From lab to life – the promise of 5G is compelling

From lab to life – the promise of 5G is compelling

We spoke with Raja Shah, Senior Vice-President at Infosys (lead international sponsor of GovHack), responsible for a cluster of industries at Infosys across the Asia Pacific, Middle East and Africa, including Communications, Media, Technology (CMT) as well as (SURE) which stands for Services, Utilities, Resources and Energy.

Over the past 20 years, we’ve seen the evolution of networks from 2G, 3G, 4G – increasingly more reliable, faster and cheaper, however, never before have we been on a transformational tipping point that 5G is poised to be — the technological advancements that come along with a fully developed 5G network will be life-changing.

But why is everyone from technology pundits to politicians and thought leaders talking about 5G? What are the characteristics that make this network innovation significantly different than before? And how can the community benefit from the technology?

The reality behind all the hype is that 5G is a high-speed network with massive bandwidth – theoretically 20 times faster than 4G. This high speed complemented with ultra-reliability, low latency, and network slicing make its applications pervasive across industries.


Can you imagine a world where a doctor from Los Angeles can robotically operate on a patient in Sydney?

This is only possible because of the ultra-low latency capabilities of 5G. Latency is the time delay required for information to travel across a network. With current networks the latency is approximately 100 milliseconds – which is incredibly fast, but makes it difficult to communicate in real-time. With 5G the latency is expected to be reduced to 1 millisecond making communication possible in near real-time, reducing the dependency on proximity.

5G will re-imagine the way we learn in Australia. Today content is still consumed through text, audio and pre-recorded video. With low latency, the virtual classroom experience will be as immersive as a real-classroom. A student from Australia could be part of a virtual classroom broadcasted live from say a university in the US, with class mates and peers from around the world – the future of learning powered by 5G is stimulating.

Network Slicing

“One of the most innovative aspects of the 5G architecture is Network Slicing, where multiple virtual networks can be created on the same physical infrastructure – each network slice isolated end-to-end for a specific purpose”.

As an example the Healthcare industry has good applications for emergency situations. The network needed for a remotely conducted robotic surgery can be completely dedicated for the service under 5G, which would not be possible in the 4G networked world.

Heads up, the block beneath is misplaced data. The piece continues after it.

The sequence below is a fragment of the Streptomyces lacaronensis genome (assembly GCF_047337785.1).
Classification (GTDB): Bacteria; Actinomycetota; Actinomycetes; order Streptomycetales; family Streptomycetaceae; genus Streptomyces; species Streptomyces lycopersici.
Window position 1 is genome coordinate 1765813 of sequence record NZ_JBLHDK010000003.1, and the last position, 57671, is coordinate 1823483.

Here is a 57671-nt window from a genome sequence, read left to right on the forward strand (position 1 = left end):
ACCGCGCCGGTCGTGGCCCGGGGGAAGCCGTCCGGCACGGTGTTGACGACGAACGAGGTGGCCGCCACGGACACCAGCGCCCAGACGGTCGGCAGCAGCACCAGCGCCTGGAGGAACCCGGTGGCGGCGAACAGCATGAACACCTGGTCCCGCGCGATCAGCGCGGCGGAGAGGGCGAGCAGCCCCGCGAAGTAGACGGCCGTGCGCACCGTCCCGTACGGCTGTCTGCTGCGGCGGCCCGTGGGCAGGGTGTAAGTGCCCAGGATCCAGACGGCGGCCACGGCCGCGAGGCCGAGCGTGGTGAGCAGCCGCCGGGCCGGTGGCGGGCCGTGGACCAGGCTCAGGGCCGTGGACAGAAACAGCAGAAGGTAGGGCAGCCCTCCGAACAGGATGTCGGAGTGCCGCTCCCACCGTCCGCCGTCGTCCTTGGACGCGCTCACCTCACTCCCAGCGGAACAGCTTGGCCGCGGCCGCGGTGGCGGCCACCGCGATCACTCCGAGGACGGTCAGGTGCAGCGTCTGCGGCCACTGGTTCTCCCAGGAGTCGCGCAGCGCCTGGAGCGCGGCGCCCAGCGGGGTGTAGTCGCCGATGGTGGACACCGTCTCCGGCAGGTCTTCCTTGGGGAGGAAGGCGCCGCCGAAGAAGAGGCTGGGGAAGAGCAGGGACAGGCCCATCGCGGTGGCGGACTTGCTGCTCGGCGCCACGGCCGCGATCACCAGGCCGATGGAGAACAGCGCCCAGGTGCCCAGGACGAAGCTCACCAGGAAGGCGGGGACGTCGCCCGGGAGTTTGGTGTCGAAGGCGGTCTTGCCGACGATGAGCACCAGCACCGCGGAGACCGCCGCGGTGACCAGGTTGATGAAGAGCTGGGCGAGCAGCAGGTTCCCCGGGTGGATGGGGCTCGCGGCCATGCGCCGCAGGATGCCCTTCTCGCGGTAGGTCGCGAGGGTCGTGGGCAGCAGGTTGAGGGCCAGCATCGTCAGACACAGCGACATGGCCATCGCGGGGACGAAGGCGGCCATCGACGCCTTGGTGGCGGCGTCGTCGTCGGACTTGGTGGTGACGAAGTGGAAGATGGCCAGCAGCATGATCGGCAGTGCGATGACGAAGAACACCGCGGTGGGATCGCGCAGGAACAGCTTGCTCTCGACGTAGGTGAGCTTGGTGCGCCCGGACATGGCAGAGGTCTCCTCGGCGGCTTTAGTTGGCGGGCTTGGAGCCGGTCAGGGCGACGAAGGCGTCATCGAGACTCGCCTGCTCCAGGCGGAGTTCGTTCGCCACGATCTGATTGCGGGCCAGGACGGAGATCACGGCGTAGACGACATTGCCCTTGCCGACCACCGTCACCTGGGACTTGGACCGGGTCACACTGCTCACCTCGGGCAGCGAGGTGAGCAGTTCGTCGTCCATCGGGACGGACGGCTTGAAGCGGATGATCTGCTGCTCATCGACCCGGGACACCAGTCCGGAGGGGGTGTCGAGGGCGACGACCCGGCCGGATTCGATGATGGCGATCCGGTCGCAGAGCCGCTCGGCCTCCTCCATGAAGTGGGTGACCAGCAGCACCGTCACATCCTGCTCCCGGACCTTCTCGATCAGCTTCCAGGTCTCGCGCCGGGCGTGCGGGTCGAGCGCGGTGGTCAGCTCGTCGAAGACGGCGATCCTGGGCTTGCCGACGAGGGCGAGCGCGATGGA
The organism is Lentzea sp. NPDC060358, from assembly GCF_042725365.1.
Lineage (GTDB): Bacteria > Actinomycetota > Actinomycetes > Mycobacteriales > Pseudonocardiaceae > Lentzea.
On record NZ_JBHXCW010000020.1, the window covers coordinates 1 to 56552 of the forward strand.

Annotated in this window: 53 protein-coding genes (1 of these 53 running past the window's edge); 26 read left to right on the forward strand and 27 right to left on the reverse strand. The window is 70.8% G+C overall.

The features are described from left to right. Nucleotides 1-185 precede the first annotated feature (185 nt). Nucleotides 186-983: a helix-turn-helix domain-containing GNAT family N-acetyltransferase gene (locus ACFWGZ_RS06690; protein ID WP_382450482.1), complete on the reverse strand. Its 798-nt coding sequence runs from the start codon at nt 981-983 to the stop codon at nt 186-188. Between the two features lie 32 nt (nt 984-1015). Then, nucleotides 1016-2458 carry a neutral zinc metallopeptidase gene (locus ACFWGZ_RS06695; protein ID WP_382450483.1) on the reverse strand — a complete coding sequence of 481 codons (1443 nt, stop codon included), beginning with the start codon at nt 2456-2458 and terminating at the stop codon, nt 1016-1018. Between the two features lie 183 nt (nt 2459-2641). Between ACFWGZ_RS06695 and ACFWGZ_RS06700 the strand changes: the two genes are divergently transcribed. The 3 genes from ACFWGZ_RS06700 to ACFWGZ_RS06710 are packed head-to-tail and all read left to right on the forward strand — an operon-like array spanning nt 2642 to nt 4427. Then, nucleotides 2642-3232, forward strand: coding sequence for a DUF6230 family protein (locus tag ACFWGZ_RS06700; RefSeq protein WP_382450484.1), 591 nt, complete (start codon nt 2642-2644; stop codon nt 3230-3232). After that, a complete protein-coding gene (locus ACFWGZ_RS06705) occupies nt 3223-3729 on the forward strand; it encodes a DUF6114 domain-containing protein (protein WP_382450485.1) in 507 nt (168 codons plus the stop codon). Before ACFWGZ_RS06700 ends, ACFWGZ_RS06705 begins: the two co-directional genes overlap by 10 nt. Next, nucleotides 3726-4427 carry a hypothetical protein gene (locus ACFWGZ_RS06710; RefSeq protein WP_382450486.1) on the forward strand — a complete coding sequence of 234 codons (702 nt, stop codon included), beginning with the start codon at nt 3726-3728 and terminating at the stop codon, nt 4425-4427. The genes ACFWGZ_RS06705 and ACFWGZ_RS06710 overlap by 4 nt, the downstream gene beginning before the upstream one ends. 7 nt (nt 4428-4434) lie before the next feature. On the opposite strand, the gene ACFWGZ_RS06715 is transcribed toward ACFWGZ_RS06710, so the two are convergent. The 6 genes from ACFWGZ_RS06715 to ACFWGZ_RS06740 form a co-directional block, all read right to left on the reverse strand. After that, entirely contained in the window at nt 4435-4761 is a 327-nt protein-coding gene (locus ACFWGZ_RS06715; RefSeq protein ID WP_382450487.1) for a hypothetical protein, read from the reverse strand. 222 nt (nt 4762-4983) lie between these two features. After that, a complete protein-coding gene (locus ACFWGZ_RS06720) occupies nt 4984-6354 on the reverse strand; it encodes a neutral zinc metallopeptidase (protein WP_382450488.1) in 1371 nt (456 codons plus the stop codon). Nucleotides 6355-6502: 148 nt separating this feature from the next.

To complement Network Slicing, 5G will also allow more simultaneous connections, which is especially important as 5G will further enable development of autonomous technology, connected machinery, and dense IoT networks.

Will the price of bandwidth come down?

“It’s early stages for the technology. From an infrastructure standpoint 5G would not be a routine upgrade from 4G, as 5G will require extensive infrastructure set-up, and as the technology matures and becomes more widespread we should expect the technology to be more cost-effective”.

How are you helping customers to prepare?

“I meet with leaders across industries every day, and through every conversation I can see tremendous opportunity for Infosys to help partners, accelerating the chip to cloud integration enabled by 5G”.

Infosys launched the 5G living lab in Melbourne earlier in June, which is one of the five global locations selected for the 5G living lab. The global network of living labs will enable a co-creation environment for their partner ecosystem, including clients, academia and government. Infosys’ unique technology and consulting capabilities are well-suited to help operators adopt and deploy open source solutions complemented by global strategic partnerships.

“Infosys is the digital transformation partner for the Australian Open, and in partnership with Tennis Australia we’ve developed interesting use cases where a person can experience the game of tennis live in the comfort of their home. You can choose to play a set against your favourite tennis star in a high bandwidth environment, seeing real-time statistics or enjoy an immersive virtual shopping experience.”

Raja Shah thinks that most cities and surrounds will have 5G coverage depending on the population, which could include remote places if there’s an application for it.

“A lot of things will go from lab to life with 5G”.

Story by Peter Marks for GovHack